An Austrian experience


Anyone can tick off Vienna in two days, taking a photo with the most famous monument in the city as a badge of evidence. But I have had a real, authentic Austrian experience courtesy of Nanette and Paul and their hometown, Ramsau.

I gazed at St. Stephen’s Cathedral, watched the Venice Boys Chior rehearse, biked along the Danube Canal and ate schnitzel at Figlmuller. But we didn’t stop there.

After seeing the sites in Vienna my Dad and I caught a bus to Schladming, four hours away from the capital. The city apartments transformed into log cottages with shingle roofs and flower baskets framing every window. The village was surrounded by snow-capped mountains and fairytale trees. From Schladming we continued 7.3km to Ramsau, a smaller village. Ramsau hosted the ski-jumping and cross-country skiing world championships in 1999. We walked up the ski jumps erected in the 20th century to contemplate the height and craziness of anyone willing to attempt these with velocity. Ramsau is a plateau between the Dachstein range and the Enns valley and is inexplicably picturesque. Qaint cafes line the mountain biking and hiking routes, offering beer and lattes on your journey. Couples picnic and families play along the tracks.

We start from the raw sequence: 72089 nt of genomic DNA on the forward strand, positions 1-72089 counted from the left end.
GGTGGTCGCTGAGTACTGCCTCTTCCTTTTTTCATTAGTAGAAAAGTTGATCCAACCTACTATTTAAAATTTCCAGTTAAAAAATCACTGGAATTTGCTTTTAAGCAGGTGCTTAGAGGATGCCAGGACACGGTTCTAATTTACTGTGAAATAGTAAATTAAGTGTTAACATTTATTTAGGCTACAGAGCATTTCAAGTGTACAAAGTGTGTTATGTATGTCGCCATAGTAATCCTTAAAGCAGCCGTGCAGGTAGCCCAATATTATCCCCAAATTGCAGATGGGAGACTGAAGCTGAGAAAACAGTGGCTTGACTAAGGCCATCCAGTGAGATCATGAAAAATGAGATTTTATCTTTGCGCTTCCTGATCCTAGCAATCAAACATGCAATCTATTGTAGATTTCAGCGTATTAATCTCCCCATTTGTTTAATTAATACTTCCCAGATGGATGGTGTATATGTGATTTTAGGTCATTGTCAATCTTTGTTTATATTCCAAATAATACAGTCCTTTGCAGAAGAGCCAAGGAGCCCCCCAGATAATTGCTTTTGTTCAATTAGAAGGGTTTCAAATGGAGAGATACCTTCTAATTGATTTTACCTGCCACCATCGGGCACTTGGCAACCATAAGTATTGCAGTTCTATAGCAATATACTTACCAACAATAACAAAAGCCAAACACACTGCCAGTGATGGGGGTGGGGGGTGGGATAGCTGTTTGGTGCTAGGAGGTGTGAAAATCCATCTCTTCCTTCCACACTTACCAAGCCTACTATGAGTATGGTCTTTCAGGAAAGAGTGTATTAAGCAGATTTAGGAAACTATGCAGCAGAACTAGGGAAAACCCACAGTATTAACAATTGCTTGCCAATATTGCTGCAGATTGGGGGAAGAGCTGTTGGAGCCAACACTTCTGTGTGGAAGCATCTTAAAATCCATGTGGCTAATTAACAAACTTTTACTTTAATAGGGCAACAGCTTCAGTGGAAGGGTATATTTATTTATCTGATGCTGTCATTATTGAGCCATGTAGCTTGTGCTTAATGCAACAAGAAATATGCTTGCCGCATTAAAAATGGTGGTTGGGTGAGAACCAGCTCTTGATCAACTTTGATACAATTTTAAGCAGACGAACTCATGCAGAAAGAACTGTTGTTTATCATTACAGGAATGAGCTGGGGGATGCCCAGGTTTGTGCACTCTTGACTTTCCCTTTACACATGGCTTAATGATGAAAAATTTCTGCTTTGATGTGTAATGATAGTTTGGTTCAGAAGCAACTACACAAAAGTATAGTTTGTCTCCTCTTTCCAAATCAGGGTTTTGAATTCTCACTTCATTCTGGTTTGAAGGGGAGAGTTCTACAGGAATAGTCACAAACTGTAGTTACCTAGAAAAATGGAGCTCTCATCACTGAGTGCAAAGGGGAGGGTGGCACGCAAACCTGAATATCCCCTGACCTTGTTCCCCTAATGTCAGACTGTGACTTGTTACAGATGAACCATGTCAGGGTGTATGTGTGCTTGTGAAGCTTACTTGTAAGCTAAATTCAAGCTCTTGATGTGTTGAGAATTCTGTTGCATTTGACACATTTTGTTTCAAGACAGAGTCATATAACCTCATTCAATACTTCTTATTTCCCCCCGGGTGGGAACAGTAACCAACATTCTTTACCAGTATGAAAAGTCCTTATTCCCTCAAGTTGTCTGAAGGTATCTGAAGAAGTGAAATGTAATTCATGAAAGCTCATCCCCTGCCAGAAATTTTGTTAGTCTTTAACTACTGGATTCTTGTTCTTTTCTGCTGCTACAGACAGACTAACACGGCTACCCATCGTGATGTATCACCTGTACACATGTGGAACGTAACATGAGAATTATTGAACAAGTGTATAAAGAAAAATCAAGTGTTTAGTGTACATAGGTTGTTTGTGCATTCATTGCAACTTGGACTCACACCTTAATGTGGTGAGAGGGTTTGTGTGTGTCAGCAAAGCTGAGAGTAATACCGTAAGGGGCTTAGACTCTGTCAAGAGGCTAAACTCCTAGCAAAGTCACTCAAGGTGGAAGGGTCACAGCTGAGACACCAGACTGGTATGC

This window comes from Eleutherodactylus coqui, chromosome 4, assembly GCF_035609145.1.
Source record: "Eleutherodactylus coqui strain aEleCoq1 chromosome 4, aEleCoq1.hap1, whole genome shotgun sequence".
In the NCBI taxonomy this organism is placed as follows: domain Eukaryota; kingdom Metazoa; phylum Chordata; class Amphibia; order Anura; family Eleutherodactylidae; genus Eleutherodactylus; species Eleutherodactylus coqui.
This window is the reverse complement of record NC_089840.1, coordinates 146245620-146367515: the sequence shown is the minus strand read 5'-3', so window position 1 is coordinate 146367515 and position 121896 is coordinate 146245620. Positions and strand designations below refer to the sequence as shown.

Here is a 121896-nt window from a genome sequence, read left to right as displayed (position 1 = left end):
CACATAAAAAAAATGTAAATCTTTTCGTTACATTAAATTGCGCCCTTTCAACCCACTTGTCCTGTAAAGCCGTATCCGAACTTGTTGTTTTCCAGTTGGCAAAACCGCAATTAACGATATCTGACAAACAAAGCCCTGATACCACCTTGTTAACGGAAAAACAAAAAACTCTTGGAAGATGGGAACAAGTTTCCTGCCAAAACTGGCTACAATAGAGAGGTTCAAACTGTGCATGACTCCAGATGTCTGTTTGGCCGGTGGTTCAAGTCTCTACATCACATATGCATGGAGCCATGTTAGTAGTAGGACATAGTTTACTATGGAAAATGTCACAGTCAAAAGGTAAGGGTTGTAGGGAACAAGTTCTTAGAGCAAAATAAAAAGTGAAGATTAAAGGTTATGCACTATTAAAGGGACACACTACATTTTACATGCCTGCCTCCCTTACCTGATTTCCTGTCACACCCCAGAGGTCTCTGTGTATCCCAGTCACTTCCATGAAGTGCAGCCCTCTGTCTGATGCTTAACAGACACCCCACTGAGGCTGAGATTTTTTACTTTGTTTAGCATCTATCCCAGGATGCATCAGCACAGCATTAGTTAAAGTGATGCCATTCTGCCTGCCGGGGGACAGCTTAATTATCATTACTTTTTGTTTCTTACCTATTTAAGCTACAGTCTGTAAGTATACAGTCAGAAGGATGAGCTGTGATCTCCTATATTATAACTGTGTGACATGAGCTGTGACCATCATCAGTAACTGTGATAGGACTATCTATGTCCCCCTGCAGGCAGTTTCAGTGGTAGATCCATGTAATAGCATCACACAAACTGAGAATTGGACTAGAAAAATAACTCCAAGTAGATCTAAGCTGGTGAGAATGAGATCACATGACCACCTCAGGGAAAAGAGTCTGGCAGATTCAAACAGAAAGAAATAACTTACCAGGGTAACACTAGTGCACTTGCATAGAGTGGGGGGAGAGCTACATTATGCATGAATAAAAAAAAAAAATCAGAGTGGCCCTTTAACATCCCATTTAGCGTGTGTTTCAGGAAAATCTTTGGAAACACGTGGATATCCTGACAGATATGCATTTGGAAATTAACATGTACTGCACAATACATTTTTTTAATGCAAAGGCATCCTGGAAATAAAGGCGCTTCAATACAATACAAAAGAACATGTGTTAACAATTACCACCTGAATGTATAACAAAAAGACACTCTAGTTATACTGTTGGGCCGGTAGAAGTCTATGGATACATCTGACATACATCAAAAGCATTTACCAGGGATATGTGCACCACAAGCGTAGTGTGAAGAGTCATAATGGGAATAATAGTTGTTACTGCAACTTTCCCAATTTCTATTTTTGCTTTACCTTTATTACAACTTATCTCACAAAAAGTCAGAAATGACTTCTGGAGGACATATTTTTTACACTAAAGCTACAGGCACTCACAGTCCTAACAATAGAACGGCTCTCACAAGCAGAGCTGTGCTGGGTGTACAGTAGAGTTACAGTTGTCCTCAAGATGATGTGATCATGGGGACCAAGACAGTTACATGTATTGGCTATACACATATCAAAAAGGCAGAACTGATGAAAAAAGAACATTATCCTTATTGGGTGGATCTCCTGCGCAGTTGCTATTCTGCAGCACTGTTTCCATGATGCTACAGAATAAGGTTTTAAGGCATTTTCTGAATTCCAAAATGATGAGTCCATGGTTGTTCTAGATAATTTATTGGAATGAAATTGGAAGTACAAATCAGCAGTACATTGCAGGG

A cable car takes you to the Dachatein glacier for €22 where you can cross-country ski or just stare in awe at the mountain’s glory and the perfect town below. We stopped for a coffee in the restaurant at 2996m – mind-blown.


Back at the old-style house built in 1956 Nanette and Paul didn’t serve meals, they prepared lavish spreads. At breakfast the table was covered in ham, cheese, jam and black tea and in the evening foods I didn’t even recognise were presented to us in more than one course. You’d genuinely think they had a fear of peckishness as they encouraged us to make sandwiches to take with us each day. They spoke next to no English but somehow we found ways to communicate. I resurrected a German-English dictionary one morning to see through a joke about Dad’s terrible sense of direction and I feel like Paul appreciated the effort and humour.  


You quickly adopt German greetings so that you don’t neglect your manners – Danke, Morgen and Ciao were crucial – ‘caffe latte’ arguably just as important.

It was completely refreshing to learn how to swim, or rather, paddle in a culture so different from my own, embracing full immersion.




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